I just don’t know. How do we stop this from happening? How to we keep our children safe from the people that are supposed to be keeping our children safe?
The only thing I know for sure is that there needs to be more accountability. Like those aides on the bus facing trial and not getting paid right now… we need more of that.
No more sheltering or handling things internally or shuffling the deck…. people need to be held accountable. A criminal is a criminal whether they are a politician, religious leader or a part of the education system.
Enough of this.
No more “system” except the justice system.
It’s the only one that matters.
I haven’t written about bullying because I’ve been fortunate enough to have not encountered it yet with my children and even if I had, I certainly wouldn’t know much about what to do… so I’m definitely not an authority.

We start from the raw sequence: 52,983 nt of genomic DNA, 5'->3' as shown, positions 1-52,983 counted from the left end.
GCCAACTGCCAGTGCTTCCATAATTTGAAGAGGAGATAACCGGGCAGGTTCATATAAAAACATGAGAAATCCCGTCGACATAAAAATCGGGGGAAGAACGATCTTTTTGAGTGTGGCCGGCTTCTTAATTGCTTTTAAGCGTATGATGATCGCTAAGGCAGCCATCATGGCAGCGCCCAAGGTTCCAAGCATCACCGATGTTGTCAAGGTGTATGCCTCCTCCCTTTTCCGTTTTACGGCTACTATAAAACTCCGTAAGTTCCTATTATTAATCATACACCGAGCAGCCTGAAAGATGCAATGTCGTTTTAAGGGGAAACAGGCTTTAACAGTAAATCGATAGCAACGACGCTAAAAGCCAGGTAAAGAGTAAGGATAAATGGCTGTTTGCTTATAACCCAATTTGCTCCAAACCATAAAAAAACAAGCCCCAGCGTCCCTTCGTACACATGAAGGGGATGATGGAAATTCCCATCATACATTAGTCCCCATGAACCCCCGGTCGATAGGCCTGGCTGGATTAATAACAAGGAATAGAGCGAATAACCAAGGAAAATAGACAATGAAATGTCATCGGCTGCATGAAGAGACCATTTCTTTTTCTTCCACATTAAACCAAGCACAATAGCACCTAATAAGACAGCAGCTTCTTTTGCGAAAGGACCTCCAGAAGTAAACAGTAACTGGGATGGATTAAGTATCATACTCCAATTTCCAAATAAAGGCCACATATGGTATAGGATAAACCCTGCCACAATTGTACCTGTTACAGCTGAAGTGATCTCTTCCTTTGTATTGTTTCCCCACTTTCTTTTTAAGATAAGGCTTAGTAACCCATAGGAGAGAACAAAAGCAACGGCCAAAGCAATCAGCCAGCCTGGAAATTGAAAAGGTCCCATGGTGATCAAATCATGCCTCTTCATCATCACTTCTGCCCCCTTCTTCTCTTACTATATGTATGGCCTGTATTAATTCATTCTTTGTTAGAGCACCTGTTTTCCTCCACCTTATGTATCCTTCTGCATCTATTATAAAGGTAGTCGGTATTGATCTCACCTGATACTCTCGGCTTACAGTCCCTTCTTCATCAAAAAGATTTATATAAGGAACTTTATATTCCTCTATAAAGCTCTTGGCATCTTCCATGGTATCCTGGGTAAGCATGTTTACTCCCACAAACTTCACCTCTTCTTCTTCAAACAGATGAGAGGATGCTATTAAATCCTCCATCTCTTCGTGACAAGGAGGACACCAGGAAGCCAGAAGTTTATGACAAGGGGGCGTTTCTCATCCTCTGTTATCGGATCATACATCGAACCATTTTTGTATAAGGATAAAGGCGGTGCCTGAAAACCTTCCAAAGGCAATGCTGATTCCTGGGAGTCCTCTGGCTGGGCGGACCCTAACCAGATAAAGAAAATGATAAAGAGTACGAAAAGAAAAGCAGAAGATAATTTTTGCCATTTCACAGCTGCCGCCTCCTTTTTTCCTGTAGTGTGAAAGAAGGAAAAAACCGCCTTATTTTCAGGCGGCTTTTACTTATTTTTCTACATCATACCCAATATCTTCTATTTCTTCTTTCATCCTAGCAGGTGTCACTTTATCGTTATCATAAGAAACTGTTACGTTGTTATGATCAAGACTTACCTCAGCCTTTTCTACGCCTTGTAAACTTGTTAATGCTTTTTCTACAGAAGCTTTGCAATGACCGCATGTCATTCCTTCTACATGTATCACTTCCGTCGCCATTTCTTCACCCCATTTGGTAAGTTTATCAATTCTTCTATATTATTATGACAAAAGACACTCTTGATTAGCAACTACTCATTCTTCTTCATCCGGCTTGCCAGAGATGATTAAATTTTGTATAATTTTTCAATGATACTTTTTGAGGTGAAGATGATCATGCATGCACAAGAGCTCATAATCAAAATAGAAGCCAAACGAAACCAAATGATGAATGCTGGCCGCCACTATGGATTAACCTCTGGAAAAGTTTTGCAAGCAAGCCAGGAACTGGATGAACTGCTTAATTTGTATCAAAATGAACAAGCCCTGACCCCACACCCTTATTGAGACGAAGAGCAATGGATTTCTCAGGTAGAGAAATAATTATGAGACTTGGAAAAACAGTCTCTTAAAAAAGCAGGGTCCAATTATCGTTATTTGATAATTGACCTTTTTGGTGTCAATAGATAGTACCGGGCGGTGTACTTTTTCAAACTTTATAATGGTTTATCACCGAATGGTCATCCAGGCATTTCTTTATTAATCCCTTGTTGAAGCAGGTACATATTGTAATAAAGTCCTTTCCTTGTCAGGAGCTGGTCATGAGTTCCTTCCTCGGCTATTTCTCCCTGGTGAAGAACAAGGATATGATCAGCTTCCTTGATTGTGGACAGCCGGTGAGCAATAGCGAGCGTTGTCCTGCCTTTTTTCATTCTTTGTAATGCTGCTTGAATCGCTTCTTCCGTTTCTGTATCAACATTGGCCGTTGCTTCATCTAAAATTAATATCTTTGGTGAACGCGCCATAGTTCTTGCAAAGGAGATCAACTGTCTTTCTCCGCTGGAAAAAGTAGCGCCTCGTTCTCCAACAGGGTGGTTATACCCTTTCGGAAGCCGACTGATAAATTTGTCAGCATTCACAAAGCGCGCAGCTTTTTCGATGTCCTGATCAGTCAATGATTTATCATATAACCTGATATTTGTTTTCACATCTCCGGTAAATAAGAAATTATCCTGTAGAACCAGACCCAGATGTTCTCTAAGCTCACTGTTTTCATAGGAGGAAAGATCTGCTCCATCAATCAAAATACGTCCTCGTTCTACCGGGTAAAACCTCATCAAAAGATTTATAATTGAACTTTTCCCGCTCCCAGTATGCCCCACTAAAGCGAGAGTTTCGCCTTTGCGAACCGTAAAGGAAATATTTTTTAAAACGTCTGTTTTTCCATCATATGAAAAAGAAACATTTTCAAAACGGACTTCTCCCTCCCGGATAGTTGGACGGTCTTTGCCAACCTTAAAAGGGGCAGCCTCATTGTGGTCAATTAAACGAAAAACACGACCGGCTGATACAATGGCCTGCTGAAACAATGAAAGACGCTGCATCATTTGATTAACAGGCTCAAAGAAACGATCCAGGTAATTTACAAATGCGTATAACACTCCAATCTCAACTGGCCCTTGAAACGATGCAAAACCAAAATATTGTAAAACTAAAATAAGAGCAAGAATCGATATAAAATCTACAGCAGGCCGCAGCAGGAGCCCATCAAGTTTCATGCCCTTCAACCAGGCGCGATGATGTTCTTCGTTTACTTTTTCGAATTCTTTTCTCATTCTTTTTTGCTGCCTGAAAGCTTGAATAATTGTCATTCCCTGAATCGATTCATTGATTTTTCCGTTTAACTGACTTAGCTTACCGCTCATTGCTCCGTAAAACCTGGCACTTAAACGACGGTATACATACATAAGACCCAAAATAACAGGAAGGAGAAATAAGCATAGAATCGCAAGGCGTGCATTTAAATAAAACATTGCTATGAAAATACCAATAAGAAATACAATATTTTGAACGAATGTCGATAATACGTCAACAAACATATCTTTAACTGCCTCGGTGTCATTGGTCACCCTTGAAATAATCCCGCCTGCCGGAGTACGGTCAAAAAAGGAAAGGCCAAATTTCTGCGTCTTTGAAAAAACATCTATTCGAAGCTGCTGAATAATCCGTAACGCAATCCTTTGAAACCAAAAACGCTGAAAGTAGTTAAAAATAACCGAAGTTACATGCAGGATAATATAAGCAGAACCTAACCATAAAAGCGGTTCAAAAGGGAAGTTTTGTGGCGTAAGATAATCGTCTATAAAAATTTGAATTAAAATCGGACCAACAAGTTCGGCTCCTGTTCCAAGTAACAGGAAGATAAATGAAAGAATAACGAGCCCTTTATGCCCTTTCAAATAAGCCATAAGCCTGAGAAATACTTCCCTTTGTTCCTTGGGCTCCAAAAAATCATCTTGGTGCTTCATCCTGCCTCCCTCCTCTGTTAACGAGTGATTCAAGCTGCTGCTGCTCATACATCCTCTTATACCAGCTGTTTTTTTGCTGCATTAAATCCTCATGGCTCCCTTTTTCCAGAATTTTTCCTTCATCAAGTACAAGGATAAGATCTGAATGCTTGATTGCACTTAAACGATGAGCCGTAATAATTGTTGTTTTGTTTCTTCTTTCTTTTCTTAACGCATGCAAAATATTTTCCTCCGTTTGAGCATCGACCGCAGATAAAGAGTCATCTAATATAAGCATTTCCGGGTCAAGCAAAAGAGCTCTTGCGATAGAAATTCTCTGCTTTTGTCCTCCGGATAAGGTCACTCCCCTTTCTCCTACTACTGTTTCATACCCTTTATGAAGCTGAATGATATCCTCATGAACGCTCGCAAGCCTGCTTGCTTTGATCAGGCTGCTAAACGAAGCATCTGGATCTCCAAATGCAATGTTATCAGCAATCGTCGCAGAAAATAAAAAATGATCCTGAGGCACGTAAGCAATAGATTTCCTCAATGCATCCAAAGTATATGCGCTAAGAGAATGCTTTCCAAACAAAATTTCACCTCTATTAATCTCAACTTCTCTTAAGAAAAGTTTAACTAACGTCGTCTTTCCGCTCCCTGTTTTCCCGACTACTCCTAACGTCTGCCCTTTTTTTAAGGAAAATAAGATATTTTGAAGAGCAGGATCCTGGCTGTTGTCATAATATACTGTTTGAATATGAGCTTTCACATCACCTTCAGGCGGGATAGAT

But today, on #SpiritDay (October 20th, 2010), we wear purple to put an end to Anti-LGBT bullying and bullying in general. So I figured today is a great day to do more than just wear purple.
It’s time to get some information.
Sonia Sharp, an expert on bullying, said in a speech for Brighton and Hove Education Authority
- 1 in 2 students experience occasional bullying during any school term
- 1 in 4 students in primary school are bullied more than once or twice at least in any term (so they are more than twice as likely to be bullied as those in secondary schools)
- 1 in 10 in secondary school are bullied more than once or twice at least in any term (some research says one third of secondary students are bullied during the course of the school year)
- 1 in 10 primary aged students are persistently and frequently bullied – possibly every day
Some facts from other experts:
- Between 15 and 25 children every year commit suicide because they are being bullied (there may be more we don’t know about, and many more than this attempt it because bullying has made them so unhappy.
- More than a quarter of students get threats of violence whilst at school, and half of these threats have been carried out.
- Attacks on boys accounts for 75% of these incidents.
- Around 10% of children have missed school because of the violence.